Michael Scarborough, president and CEO of The Scarborough Group Inc., Annapolis, Md., said he began providing advice on investments and money management of retirement accounts to individuals with defined contribution plans well over a decade before 401k Forum, Financial Engines or any of the other Internet providers hit the scene.
The company contracts directly with individuals, not plan sponsors. And these are not all high-net-worth individuals, Mr. Scarborough said. The average client is around 44 years old and has an annual income of about $50,000, he said.
In the future, Mr. Scarborough said, plan sponsors that choose to offer participants advice will offer several service providers and let participants choose among them. The service could be paid for through a kind of cafeteria plan for the benefit of participants, he said.
But advice was not the only topic covered at the conference. Discover Learning's Ms. Meredith, moderating a panel on investment education, explained plan sponsors and service providers should make the financial education they provide more effective by accounting for differences in learners and taking into account the stages of financial literacy.
About 29% of children are visual learners, 34% are auditory learners and 37% are kinesthetic, or more active, learners, she said. As they grow into adulthood, most people move toward the visual, but the underlying differences remain, Ms. Meredith said. A variety of approaches must be taken, including meetings, paperwork and interaction, to account for these differences, she said.
The education program should match topics and media to desired results and select media and topics most suitable for the target audience, Ms. Meredith said. For example, people who are not participating in their companies' defined contribution plans could be provided with retirement gap analysis or goal-setting information, as well as education on budgeting and debt reduction, she said.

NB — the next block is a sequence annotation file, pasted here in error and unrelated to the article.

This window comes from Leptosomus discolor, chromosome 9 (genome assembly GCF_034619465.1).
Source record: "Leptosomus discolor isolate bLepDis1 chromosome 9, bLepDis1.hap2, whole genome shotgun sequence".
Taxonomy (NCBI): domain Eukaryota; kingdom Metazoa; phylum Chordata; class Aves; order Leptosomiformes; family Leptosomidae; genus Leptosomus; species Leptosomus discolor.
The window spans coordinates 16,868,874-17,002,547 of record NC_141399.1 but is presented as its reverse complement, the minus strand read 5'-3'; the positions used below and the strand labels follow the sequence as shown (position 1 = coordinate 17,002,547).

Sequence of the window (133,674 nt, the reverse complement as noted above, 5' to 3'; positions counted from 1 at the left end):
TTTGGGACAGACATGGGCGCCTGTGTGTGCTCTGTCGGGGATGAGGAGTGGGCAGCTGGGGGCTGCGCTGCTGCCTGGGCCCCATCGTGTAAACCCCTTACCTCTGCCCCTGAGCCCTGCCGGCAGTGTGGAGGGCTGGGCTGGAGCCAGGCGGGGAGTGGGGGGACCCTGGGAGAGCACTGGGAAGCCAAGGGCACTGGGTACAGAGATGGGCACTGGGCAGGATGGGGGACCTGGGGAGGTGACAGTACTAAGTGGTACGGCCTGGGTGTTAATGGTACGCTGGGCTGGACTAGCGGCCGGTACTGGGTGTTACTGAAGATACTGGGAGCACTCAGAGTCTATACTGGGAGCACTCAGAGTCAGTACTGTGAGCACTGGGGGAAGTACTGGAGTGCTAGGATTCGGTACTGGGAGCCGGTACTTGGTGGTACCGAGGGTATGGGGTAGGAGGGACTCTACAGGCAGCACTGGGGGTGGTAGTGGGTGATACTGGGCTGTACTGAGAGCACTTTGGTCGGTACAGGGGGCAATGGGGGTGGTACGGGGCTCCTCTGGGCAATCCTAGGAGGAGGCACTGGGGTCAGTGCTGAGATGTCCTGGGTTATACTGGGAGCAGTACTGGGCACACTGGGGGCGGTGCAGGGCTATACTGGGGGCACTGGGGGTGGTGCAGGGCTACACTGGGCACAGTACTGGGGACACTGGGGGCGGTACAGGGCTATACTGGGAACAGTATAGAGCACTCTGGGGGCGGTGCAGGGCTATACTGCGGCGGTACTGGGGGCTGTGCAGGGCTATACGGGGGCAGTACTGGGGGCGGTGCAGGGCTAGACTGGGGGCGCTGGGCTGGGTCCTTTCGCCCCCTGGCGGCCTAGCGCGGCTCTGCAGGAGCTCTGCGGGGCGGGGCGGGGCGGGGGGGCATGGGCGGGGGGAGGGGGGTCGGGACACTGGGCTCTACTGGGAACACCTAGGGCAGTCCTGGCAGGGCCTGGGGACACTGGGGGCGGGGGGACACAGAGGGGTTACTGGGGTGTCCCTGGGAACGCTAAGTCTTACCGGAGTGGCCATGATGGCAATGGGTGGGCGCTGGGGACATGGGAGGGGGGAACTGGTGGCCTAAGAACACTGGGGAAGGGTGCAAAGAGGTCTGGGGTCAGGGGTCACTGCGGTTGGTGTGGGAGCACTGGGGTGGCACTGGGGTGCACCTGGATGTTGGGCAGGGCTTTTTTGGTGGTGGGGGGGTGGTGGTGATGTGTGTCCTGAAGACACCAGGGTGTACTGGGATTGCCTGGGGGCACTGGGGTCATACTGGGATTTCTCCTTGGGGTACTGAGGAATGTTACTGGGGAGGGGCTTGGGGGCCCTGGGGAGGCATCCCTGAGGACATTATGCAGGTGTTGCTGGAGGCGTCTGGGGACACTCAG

Need hard questions
Investment Management Consultants' Mr. Eisen urged attendees to break away from a mere "check-list mentality" when reviewing service providers. Plan sponsors need to ask such hard questions as, "How long will the record keeper stay in business if the bottom line rate of return is below 10%?" he said.
Technology is a panacea for service providers, he said. "Technology adds services, speed and reliability. Moreover, there is a continuous demand for more and better technology in the defined contribution market," he said. But it also adds cost, which is not being passed on and has to be borne by service providers from "profitable business volume."
Consolidations among service providers will increase, including deals between industry leaders, within the next seven to eight years, Mr. Eisen predicted. Driving this trend will be baby boomers' accounts, which will become "leaky buckets" as they cash out their defined contribution accounts, he said.
One of the hottest debates this year has revolved around cash balance plan conversions, said Washington Counsel's Mr. Gasper.
"The escalation of the debate . . . has been reflected in the legislation introduced this year on the subject," Mr. Gasper said. "The bills introduced to date range from requiring enhanced disclosure of planned conversions to much more aggressive legislation imposing strict prohibitions on the design of cash balance plans."
This new awareness could affect the defined contribution world by "causing increased scrutiny," he said. Moreover, some cash balance plan legislation has been written so broadly, it could be construed to apply to defined contribution plans, he said.
At least one speaker gave a nod to the new millennium.
"Will defined contribution plans survive the new millennium? I have no idea; that is for 1,000 years from now," said Janet M. Quilici, manager of retirement plans at Transamerica Corp., San Francisco. "Will they survive into the new millennium? Yes. That's only next year and I think they will survive that long."
The question is what they will look like, she said. "I do not have my crystal ball," she quipped. "I left it at home with my laptop. They are both really heavy."